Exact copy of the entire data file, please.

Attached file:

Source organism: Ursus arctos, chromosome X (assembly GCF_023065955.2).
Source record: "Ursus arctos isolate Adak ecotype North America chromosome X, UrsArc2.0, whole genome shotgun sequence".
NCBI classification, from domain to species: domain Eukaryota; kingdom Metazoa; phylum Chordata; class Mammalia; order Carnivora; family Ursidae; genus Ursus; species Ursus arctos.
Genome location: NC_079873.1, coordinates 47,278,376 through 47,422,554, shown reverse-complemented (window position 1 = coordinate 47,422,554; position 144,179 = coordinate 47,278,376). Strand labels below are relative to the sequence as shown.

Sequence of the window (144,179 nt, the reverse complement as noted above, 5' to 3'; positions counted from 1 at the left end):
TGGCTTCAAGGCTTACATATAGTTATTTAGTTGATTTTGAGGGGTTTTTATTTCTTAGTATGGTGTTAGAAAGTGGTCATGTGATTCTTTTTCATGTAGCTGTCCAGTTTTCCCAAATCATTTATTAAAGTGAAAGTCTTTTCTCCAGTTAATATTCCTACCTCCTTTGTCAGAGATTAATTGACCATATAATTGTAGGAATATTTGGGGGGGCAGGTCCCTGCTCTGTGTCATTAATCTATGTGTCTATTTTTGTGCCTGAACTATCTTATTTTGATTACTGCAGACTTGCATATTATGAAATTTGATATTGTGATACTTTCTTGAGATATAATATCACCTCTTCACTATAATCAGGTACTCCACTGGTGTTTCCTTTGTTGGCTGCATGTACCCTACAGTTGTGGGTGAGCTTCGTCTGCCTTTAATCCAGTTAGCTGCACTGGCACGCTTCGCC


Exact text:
Source organism: Ursus arctos, chromosome X (assembly GCF_023065955.2).
Source record: "Ursus arctos isolate Adak ecotype North America chromosome X, UrsArc2.0, whole genome shotgun sequence".
NCBI classification, from domain to species: domain Eukaryota; kingdom Metazoa; phylum Chordata; class Mammalia; order Carnivora; family Ursidae; genus Ursus; species Ursus arctos.
Genome location: NC_079873.1, coordinates 47,278,376 through 47,422,554, shown reverse-complemented (window position 1 = coordinate 47,422,554; position 144,179 = coordinate 47,278,376). Strand labels below are relative to the sequence as shown.

Sequence of the window (144,179 nt, the reverse complement as noted above, 5' to 3'; positions counted from 1 at the left end):
TGGCTTCAAGGCTTACATATAGTTATTTAGTTGATTTTGAGGGGTTTTTATTTCTTAGTATGGTGTTAGAAAGTGGTCATGTGATTCTTTTTCATGTAGCTGTCCAGTTTTCCCAAATCATTTATTAAAGTGAAAGTCTTTTCTCCAGTTAATATTCCTACCTCCTTTGTCAGAGATTAATTGACCATATAATTGTAGGAATATTTGGGGGGGCAGGTCCCTGCTCTGTGTCATTAATCTATGTGTCTATTTTTGTGCCTGAACTATCTTATTTTGATTACTGCAGACTTGCATATTATGAAATTTGATATTGTGATACTTTCTTGAGATATAATATCACCTCTTCACTATAATCAGGTACTCCACTGGTGTTTCCTTTGTTGGCTGCATGTACCCTACAGTTGTGGGTGAGCTTCGTCTGCCTTTAATCCAGTTAGCTGCACTGGCACGCTTCGCC